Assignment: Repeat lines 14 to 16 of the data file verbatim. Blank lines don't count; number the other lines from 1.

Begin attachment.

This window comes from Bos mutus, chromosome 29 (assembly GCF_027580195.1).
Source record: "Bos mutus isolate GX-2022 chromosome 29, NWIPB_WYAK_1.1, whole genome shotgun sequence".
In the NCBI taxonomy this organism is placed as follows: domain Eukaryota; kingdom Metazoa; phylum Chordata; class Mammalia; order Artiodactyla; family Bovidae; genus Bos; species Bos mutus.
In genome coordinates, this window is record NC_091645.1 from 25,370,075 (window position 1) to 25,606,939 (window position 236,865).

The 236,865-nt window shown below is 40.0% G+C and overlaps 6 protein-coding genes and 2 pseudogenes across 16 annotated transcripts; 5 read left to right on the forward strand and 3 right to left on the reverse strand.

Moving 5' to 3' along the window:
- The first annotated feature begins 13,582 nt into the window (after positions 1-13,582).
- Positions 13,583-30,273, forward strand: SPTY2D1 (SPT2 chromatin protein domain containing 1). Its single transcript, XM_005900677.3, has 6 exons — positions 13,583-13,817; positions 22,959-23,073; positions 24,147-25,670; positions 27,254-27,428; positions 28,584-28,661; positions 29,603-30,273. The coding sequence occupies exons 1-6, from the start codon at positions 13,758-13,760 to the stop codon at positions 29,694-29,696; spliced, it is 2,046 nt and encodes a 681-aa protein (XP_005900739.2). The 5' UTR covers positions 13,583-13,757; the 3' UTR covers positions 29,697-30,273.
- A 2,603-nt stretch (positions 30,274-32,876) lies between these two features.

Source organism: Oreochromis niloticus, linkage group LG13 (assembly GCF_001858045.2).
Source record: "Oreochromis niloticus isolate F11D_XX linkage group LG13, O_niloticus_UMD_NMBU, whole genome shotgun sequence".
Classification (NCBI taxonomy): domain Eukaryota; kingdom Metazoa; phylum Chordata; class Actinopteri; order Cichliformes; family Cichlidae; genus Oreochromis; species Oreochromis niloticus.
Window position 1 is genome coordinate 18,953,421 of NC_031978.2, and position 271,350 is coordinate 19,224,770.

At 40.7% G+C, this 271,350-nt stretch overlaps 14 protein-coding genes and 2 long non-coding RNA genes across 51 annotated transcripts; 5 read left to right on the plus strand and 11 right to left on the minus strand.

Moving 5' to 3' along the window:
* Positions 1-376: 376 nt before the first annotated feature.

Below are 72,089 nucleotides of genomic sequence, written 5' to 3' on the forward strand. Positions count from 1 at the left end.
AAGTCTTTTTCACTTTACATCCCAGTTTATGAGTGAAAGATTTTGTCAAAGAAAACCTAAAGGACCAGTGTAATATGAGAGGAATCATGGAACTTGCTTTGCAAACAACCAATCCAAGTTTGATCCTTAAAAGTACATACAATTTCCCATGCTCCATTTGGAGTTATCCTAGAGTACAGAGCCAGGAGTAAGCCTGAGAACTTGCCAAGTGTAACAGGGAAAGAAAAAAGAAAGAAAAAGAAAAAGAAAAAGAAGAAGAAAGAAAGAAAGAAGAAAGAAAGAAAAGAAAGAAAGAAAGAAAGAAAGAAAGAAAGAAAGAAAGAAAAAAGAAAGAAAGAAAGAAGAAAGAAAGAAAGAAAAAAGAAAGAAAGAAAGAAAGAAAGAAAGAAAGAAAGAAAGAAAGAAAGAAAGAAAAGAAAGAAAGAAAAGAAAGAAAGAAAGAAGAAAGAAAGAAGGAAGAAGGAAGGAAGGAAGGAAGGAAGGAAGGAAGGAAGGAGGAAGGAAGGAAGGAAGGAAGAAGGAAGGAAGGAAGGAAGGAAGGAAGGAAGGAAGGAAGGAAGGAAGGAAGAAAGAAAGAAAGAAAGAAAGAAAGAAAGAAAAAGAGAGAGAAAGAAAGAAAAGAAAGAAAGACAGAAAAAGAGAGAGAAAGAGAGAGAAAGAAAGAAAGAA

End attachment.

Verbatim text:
At 40.7% G+C, this 271,350-nt stretch overlaps 14 protein-coding genes and 2 long non-coding RNA genes across 51 annotated transcripts; 5 read left to right on the plus strand and 11 right to left on the minus strand.

Moving 5' to 3' along the window:
* Positions 1-376: 376 nt before the first annotated feature.